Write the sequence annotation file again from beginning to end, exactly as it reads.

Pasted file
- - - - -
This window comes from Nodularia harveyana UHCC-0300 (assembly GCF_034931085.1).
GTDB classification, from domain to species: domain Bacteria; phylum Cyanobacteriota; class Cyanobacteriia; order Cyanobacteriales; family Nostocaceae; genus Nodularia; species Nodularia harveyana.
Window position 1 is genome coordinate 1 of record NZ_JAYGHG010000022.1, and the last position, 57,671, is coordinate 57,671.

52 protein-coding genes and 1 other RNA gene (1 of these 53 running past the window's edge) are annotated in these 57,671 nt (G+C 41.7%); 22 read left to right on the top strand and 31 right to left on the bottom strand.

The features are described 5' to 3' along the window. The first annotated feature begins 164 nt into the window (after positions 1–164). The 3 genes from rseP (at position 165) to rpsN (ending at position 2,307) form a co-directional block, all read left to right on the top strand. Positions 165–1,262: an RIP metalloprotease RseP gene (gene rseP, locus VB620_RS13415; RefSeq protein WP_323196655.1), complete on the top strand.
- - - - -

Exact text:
This window comes from Nodularia harveyana UHCC-0300 (assembly GCF_034931085.1).
GTDB classification, from domain to species: domain Bacteria; phylum Cyanobacteriota; class Cyanobacteriia; order Cyanobacteriales; family Nostocaceae; genus Nodularia; species Nodularia harveyana.
Window position 1 is genome coordinate 1 of record NZ_JAYGHG010000022.1, and the last position, 57,671, is coordinate 57,671.

52 protein-coding genes and 1 other RNA gene (1 of these 53 running past the window's edge) are annotated in these 57,671 nt (G+C 41.7%); 22 read left to right on the top strand and 31 right to left on the bottom strand.

The features are described 5' to 3' along the window. The first annotated feature begins 164 nt into the window (after positions 1–164). The 3 genes from rseP (at position 165) to rpsN (ending at position 2,307) form a co-directional block, all read left to right on the top strand. Positions 165–1,262: an RIP metalloprotease RseP gene (gene rseP, locus VB620_RS13415; RefSeq protein WP_323196655.1), complete on the top strand.